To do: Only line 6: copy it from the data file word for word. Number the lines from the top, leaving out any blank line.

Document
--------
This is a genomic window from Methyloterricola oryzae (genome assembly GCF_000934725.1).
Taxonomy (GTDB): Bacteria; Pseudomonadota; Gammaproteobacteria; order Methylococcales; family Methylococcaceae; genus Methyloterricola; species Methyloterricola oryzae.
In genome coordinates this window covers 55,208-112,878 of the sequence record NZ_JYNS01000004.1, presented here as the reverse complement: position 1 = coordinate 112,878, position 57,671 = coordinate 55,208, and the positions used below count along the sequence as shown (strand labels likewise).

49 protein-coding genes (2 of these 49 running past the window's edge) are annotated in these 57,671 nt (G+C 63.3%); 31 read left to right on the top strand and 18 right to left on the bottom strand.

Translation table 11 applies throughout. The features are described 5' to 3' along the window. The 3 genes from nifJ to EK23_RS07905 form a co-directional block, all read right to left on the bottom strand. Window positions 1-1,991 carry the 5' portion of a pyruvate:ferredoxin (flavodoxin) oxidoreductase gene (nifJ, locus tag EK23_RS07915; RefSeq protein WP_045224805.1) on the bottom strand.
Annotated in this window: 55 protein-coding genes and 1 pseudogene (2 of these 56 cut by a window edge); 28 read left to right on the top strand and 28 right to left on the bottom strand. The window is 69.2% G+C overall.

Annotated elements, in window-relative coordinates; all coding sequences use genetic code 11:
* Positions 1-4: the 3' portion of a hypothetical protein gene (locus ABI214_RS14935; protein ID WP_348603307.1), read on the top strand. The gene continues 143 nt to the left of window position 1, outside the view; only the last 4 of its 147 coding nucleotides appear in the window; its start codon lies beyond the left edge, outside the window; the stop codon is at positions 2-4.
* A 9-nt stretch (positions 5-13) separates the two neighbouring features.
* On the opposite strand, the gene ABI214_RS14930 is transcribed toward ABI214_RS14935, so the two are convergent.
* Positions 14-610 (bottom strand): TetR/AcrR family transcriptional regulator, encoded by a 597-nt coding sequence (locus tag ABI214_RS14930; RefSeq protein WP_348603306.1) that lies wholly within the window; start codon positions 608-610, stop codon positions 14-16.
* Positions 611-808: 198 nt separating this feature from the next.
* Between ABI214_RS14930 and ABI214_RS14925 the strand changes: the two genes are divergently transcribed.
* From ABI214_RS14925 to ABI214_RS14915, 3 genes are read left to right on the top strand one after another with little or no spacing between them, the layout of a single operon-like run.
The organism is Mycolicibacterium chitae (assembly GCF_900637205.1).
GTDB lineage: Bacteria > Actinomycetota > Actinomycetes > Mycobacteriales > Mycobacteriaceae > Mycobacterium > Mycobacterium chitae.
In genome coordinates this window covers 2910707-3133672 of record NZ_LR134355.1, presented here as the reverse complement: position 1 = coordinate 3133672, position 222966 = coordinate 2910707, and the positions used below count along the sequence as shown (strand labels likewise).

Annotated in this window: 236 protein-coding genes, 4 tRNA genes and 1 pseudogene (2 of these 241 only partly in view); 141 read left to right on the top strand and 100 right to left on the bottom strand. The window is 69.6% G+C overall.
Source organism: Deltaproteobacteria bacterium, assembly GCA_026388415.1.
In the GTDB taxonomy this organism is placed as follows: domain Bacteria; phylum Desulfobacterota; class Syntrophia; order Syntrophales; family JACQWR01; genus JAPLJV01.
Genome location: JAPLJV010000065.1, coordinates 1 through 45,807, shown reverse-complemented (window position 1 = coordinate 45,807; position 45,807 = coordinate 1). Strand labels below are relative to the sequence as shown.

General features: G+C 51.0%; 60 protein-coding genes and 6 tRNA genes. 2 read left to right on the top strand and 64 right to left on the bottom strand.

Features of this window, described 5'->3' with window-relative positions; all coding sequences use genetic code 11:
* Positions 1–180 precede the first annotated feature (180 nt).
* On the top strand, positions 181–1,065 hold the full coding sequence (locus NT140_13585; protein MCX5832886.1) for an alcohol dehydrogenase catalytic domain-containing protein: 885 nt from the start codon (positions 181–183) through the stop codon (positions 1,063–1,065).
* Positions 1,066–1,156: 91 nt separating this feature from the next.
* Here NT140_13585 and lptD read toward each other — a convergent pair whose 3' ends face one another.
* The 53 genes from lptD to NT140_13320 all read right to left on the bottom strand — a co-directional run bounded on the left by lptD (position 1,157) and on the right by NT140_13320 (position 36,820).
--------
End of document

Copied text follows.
Annotated in this window: 55 protein-coding genes and 1 pseudogene (2 of these 56 cut by a window edge); 28 read left to right on the top strand and 28 right to left on the bottom strand. The window is 69.2% G+C overall.